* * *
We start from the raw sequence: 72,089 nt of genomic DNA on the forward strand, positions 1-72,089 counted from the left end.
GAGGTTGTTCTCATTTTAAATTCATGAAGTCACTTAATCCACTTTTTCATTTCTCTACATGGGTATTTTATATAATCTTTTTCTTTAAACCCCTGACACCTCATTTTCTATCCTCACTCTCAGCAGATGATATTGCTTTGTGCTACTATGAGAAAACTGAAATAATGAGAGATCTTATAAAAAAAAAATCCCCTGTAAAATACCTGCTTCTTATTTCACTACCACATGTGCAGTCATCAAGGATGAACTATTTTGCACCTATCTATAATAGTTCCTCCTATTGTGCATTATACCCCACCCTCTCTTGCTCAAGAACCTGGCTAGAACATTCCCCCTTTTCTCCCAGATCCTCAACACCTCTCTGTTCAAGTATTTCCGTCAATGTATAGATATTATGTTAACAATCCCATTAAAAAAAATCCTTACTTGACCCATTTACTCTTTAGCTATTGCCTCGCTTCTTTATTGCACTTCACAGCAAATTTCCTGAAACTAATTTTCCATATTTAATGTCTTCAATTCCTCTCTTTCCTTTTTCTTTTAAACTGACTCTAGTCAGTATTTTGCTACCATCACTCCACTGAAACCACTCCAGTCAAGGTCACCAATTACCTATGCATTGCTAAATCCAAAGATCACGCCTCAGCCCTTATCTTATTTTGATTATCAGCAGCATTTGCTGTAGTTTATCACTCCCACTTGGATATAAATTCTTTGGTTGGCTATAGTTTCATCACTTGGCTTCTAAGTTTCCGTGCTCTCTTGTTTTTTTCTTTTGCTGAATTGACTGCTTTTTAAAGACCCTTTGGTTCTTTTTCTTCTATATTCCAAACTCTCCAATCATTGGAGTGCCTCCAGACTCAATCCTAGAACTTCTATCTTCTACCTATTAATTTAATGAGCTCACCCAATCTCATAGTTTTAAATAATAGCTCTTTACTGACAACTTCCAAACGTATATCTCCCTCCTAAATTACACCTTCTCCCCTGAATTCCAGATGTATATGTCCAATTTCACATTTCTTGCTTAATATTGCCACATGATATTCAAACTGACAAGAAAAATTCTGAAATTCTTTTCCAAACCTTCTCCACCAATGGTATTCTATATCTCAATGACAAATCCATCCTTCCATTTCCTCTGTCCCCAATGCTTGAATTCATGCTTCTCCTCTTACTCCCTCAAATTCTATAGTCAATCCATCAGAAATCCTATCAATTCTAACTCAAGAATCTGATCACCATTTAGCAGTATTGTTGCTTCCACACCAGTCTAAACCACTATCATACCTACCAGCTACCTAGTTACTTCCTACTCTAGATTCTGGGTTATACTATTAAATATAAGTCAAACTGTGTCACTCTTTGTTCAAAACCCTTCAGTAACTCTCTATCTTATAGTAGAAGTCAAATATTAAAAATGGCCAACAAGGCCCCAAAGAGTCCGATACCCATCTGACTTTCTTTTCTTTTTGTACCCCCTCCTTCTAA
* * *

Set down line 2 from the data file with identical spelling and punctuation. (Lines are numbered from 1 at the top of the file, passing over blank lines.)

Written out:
GAGGTTGTTCTCATTTTAAATTCATGAAGTCACTTAATCCACTTTTTCATTTCTCTACATGGGTATTTTATATAATCTTTTTCTTTAAACCCCTGACACCTCATTTTCTATCCTCACTCTCAGCAGATGATATTGCTTTGTGCTACTATGAGAAAACTGAAATAATGAGAGATCTTATAAAAAAAAAATCCCCTGTAAAATACCTGCTTCTTATTTCACTACCACATGTGCAGTCATCAAGGATGAACTATTTTGCACCTATCTATAATAGTTCCTCCTATTGTGCATTATACCCCACCCTCTCTTGCTCAAGAACCTGGCTAGAACATTCCCCCTTTTCTCCCAGATCCTCAACACCTCTCTGTTCAAGTATTTCCGTCAATGTATAGATATTATGTTAACAATCCCATTAAAAAAAATCCTTACTTGACCCATTTACTCTTTAGCTATTGCCTCGCTTCTTTATTGCACTTCACAGCAAATTTCCTGAAACTAATTTTCCATATTTAATGTCTTCAATTCCTCTCTTTCCTTTTTCTTTTAAACTGACTCTAGTCAGTATTTTGCTACCATCACTCCACTGAAACCACTCCAGTCAAGGTCACCAATTACCTATGCATTGCTAAATCCAAAGATCACGCCTCAGCCCTTATCTTATTTTGATTATCAGCAGCATTTGCTGTAGTTTATCACTCCCACTTGGATATAAATTCTTTGGTTGGCTATAGTTTCATCACTTGGCTTCTAAGTTTCCGTGCTCTCTTGTTTTTTTCTTTTGCTGAATTGACTGCTTTTTAAAGACCCTTTGGTTCTTTTTCTTCTATATTCCAAACTCTCCAATCATTGGAGTGCCTCCAGACTCAATCCTAGAACTTCTATCTTCTACCTATTAATTTAATGAGCTCACCCAATCTCATAGTTTTAAATAATAGCTCTTTACTGACAACTTCCAAACGTATATCTCCCTCCTAAATTACACCTTCTCCCCTGAATTCCAGATGTATATGTCCAATTTCACATTTCTTGCTTAATATTGCCACATGATATTCAAACTGACAAGAAAAATTCTGAAATTCTTTTCCAAACCTTCTCCACCAATGGTATTCTATATCTCAATGACAAATCCATCCTTCCATTTCCTCTGTCCCCAATGCTTGAATTCATGCTTCTCCTCTTACTCCCTCAAATTCTATAGTCAATCCATCAGAAATCCTATCAATTCTAACTCAAGAATCTGATCACCATTTAGCAGTATTGTTGCTTCCACACCAGTCTAAACCACTATCATACCTACCAGCTACCTAGTTACTTCCTACTCTAGATTCTGGGTTATACTATTAAATATAAGTCAAACTGTGTCACTCTTTGTTCAAAACCCTTCAGTAACTCTCTATCTTATAGTAGAAGTCAAATATTAAAAATGGCCAACAAGGCCCCAAAGAGTCCGATACCCATCTGACTTTCTTTTCTTTTTGTACCCCCTCCTTCTAA